“I just checked NetClassroom and have a ‘C’ – What does it mean?”  As a 5th grade teacher, I often hear this question.  Cumulative grades are one new part of the academic story for 5th graders to understand.

Letter grades tell a story about student performance on homework, quizzes, tests, labs, and class participation.  In general, an “A” suggests a strong understanding of the material covered with few or no mistakes.   A “B” shows a good understanding of the material; a “C” means average.  Earning a “D” suggests a poor understanding of the material, and an “F” shows there is much to learn and clarify around a skill or topic.

With NetClassroom, each assignment and assessment grade is weighted and averaged into a cumulative grade that reflects student performance over each quarter and semester during the school year.  In 5th grade, quizzes and tests are a lower portion of the cumulative grade than in the upper grades.  Class participation, focus, preparedness, and homework are also part of the cumulative grade.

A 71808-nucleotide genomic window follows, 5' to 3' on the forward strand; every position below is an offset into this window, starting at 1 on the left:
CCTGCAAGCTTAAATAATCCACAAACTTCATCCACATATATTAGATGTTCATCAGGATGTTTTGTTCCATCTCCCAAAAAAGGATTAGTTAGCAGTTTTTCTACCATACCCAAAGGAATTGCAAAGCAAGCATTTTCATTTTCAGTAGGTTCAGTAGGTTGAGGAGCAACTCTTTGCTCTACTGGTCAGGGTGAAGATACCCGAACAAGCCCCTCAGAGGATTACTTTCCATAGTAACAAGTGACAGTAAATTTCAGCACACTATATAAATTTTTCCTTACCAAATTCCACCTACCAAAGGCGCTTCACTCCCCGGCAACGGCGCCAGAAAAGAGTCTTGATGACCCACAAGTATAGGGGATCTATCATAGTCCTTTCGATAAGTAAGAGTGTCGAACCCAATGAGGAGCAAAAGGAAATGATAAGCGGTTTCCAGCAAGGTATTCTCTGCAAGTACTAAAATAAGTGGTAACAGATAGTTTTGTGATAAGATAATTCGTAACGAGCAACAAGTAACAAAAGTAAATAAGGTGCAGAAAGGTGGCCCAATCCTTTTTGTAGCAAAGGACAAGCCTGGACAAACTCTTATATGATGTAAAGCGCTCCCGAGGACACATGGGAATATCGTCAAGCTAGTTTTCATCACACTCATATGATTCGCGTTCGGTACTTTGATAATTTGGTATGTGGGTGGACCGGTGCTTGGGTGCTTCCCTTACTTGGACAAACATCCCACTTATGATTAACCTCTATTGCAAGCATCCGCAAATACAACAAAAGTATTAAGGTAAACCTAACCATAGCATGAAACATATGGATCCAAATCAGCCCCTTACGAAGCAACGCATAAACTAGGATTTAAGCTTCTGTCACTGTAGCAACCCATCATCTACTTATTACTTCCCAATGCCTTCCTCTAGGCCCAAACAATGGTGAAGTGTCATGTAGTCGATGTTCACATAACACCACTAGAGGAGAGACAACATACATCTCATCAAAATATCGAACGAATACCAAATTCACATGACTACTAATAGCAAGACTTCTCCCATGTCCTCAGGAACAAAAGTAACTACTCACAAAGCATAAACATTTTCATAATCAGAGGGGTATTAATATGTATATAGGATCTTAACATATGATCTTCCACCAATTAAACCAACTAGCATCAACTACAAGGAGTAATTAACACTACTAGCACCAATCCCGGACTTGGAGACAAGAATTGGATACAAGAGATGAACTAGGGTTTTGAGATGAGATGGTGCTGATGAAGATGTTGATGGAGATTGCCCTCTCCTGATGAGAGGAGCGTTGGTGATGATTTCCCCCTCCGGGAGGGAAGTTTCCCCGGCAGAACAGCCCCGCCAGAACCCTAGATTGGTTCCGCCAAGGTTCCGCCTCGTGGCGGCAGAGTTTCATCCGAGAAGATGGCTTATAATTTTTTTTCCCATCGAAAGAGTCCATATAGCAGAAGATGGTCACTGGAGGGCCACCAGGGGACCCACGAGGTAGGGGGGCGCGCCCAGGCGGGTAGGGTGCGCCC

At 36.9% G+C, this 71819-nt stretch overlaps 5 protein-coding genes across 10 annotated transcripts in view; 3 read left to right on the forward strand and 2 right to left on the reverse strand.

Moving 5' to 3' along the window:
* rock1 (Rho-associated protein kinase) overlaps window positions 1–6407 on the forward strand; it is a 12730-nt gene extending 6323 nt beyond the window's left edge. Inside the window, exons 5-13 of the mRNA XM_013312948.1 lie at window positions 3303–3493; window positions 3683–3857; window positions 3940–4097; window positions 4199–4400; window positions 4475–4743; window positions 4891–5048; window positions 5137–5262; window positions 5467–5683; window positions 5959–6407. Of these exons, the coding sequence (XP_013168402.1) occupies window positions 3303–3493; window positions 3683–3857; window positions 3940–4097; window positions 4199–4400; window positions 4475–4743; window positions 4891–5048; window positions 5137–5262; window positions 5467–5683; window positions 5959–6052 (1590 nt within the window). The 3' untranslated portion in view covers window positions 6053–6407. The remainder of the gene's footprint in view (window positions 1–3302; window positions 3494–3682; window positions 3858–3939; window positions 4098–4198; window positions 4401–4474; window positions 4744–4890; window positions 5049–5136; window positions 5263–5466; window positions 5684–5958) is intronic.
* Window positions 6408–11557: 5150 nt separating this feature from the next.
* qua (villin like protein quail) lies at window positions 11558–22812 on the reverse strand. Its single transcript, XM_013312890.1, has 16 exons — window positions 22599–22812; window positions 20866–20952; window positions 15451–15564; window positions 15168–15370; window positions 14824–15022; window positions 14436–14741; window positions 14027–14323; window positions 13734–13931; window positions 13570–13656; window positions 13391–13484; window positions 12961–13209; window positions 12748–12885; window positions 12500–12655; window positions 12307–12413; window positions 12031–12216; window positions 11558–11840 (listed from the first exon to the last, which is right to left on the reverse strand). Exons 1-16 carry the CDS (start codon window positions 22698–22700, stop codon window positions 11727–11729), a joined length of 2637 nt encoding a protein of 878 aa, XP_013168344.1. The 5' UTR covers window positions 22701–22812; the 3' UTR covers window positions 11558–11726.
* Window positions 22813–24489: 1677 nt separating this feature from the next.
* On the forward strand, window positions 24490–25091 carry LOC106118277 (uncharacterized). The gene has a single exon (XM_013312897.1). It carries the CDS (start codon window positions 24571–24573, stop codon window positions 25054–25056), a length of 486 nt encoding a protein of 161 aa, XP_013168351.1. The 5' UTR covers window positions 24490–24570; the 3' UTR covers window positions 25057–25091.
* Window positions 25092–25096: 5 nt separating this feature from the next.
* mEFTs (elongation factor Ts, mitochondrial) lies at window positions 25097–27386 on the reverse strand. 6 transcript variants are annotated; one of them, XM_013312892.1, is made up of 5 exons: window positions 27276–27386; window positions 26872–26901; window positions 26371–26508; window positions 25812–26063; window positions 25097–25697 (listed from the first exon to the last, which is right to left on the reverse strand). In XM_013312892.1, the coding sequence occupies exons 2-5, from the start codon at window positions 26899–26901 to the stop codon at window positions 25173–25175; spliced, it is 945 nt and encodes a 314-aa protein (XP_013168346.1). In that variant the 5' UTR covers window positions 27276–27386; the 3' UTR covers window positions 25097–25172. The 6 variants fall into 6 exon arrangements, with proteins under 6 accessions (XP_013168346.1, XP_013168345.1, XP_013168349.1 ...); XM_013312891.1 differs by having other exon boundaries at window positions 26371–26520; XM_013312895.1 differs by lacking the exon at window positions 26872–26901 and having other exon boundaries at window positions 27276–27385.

At the beginning of the grading period, only having one or two grades in the grade book means that a missed assignment or a lower grade on an assignment or quiz can give you a shockingly low average.  As the quarter proceeds, however, there will be many more opportunities to gain a better understanding of the topic and earn higher marks to reflect this.  Completing a missed assignment without delay will increase the average grade quickly.  A lower grade due to being late, studying the wrong material for a test or quiz or managing time poorly and completing an assignment poorly are all valuable if a student learns how to improve his or her personal organization or choices for the next time.  Grades in middle school are a helpful measure of understanding, but often a lower grade results in the greatest opportunity for learning!

At Harrisburg Academy, we are fortunate to be surrounded by highly successful, hardworking, intelligent students, parents, teachers, grandparents, and friends.  Do your best and be true to yourself.  Rather than focusing on the letter grades, be sure you are pleasing yourself with your performance and the joy of learning.